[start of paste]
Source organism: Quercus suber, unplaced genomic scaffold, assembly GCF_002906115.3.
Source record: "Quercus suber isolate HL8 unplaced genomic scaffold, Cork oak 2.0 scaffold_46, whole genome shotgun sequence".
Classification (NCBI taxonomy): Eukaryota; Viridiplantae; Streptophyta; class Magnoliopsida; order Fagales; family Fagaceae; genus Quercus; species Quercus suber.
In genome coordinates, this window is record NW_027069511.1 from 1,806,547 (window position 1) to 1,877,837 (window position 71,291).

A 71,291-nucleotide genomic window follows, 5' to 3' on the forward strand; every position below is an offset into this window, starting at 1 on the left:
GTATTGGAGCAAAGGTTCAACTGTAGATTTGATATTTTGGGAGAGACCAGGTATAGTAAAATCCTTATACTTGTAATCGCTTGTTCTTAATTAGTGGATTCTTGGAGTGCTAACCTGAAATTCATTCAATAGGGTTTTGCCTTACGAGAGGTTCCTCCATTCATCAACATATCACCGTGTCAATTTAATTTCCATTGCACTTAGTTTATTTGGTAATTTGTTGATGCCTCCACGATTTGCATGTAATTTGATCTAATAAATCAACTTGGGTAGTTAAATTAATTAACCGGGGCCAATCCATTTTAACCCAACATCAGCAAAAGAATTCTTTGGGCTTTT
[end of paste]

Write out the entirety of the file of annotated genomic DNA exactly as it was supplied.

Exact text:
Source organism: Quercus suber, unplaced genomic scaffold, assembly GCF_002906115.3.
Source record: "Quercus suber isolate HL8 unplaced genomic scaffold, Cork oak 2.0 scaffold_46, whole genome shotgun sequence".
Classification (NCBI taxonomy): Eukaryota; Viridiplantae; Streptophyta; class Magnoliopsida; order Fagales; family Fagaceae; genus Quercus; species Quercus suber.
In genome coordinates, this window is record NW_027069511.1 from 1,806,547 (window position 1) to 1,877,837 (window position 71,291).

A 71,291-nucleotide genomic window follows, 5' to 3' on the forward strand; every position below is an offset into this window, starting at 1 on the left:
GTATTGGAGCAAAGGTTCAACTGTAGATTTGATATTTTGGGAGAGACCAGGTATAGTAAAATCCTTATACTTGTAATCGCTTGTTCTTAATTAGTGGATTCTTGGAGTGCTAACCTGAAATTCATTCAATAGGGTTTTGCCTTACGAGAGGTTCCTCCATTCATCAACATATCACCGTGTCAATTTAATTTCCATTGCACTTAGTTTATTTGGTAATTTGTTGATGCCTCCACGATTTGCATGTAATTTGATCTAATAAATCAACTTGGGTAGTTAAATTAATTAACCGGGGCCAATCCATTTTAACCCAACATCAGCAAAAGAATTCTTTGGGCTTTT